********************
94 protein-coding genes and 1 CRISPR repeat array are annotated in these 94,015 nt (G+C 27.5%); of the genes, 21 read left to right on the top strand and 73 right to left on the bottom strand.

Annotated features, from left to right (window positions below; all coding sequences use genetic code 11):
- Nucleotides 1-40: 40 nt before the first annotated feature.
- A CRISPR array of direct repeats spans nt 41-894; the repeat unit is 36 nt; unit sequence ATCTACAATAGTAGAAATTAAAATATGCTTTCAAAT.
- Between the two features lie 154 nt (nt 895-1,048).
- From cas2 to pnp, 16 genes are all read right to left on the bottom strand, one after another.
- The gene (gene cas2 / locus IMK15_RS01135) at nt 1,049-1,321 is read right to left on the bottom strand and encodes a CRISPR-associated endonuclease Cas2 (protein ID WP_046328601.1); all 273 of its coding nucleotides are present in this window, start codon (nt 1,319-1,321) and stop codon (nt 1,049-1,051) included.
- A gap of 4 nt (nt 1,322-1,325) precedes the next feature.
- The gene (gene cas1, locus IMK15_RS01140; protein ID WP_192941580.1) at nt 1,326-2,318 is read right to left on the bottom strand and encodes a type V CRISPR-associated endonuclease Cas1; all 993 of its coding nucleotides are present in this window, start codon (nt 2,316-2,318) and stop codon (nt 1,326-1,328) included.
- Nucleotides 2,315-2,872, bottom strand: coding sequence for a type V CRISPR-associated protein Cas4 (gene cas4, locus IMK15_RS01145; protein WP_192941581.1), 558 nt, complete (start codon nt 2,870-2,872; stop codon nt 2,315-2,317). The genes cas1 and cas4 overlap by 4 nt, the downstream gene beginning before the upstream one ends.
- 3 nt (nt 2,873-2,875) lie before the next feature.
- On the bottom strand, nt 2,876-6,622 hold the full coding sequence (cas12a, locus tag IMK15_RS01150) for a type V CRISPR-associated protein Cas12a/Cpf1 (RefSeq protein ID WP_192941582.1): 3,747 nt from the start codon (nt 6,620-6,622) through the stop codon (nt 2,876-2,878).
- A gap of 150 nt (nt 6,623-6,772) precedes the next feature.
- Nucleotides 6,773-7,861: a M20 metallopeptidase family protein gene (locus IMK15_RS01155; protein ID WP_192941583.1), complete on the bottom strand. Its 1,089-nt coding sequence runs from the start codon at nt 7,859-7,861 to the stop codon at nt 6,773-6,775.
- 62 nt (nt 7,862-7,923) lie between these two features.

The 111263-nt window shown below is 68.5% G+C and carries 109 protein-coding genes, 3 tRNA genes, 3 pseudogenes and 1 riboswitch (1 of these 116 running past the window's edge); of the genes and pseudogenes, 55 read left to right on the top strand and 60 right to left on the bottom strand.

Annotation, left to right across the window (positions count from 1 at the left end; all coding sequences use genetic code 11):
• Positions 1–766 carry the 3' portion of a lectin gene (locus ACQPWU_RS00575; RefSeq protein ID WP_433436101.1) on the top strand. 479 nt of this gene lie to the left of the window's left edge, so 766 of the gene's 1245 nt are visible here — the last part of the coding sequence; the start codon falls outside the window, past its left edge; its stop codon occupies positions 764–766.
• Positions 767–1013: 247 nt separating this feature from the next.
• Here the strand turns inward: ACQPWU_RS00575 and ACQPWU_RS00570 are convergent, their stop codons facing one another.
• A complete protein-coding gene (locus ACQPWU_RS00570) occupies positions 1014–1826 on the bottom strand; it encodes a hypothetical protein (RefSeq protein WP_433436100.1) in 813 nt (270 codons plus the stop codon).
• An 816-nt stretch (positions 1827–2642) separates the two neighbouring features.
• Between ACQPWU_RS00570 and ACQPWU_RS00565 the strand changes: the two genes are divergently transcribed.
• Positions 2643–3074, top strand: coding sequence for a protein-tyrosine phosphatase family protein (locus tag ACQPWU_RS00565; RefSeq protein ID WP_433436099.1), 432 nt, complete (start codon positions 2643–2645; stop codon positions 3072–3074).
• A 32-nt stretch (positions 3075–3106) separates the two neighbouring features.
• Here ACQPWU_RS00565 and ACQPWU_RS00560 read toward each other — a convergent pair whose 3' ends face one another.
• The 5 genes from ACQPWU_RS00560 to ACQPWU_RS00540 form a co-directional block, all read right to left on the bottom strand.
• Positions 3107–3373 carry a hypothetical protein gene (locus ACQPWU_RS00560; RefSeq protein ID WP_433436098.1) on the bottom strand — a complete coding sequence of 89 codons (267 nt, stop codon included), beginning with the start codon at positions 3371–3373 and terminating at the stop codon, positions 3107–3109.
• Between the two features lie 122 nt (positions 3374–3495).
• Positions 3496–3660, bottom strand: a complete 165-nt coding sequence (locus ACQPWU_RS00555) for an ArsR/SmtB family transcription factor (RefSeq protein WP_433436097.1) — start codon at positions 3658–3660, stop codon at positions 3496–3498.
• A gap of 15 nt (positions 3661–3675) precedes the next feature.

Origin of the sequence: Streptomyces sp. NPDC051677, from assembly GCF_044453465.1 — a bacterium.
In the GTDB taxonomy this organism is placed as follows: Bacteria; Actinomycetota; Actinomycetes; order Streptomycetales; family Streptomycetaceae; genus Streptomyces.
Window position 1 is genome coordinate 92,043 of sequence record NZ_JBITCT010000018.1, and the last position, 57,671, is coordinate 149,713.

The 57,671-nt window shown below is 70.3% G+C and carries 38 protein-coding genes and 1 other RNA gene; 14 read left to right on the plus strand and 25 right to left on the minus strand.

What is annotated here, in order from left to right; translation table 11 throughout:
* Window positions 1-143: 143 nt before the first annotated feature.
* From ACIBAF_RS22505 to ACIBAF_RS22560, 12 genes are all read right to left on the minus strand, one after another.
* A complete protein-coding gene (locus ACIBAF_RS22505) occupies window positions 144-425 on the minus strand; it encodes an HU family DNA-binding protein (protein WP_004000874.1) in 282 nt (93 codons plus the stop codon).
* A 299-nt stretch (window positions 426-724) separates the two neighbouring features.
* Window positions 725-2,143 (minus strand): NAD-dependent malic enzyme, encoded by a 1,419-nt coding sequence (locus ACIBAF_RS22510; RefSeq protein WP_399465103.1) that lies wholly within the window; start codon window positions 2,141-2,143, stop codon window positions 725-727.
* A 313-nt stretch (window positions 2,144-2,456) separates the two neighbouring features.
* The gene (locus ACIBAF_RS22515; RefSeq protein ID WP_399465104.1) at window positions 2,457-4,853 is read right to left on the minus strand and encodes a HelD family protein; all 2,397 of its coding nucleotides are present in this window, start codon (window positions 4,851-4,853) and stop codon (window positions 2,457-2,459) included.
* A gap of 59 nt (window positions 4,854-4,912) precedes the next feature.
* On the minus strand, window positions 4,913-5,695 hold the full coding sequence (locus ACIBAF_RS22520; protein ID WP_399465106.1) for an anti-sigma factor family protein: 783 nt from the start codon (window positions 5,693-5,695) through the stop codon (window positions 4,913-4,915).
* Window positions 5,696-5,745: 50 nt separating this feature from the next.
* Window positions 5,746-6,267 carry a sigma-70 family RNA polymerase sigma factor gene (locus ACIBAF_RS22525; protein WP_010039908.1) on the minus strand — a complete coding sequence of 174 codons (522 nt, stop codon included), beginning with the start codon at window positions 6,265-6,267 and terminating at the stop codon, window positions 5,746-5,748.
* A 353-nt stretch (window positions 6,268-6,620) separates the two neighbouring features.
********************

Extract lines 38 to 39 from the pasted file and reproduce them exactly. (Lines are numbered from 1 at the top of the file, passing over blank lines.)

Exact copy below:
* From ACIBAF_RS22505 to ACIBAF_RS22560, 12 genes are all read right to left on the minus strand, one after another.
* A complete protein-coding gene (locus ACIBAF_RS22505) occupies window positions 144-425 on the minus strand; it encodes an HU family DNA-binding protein (protein WP_004000874.1) in 282 nt (93 codons plus the stop codon).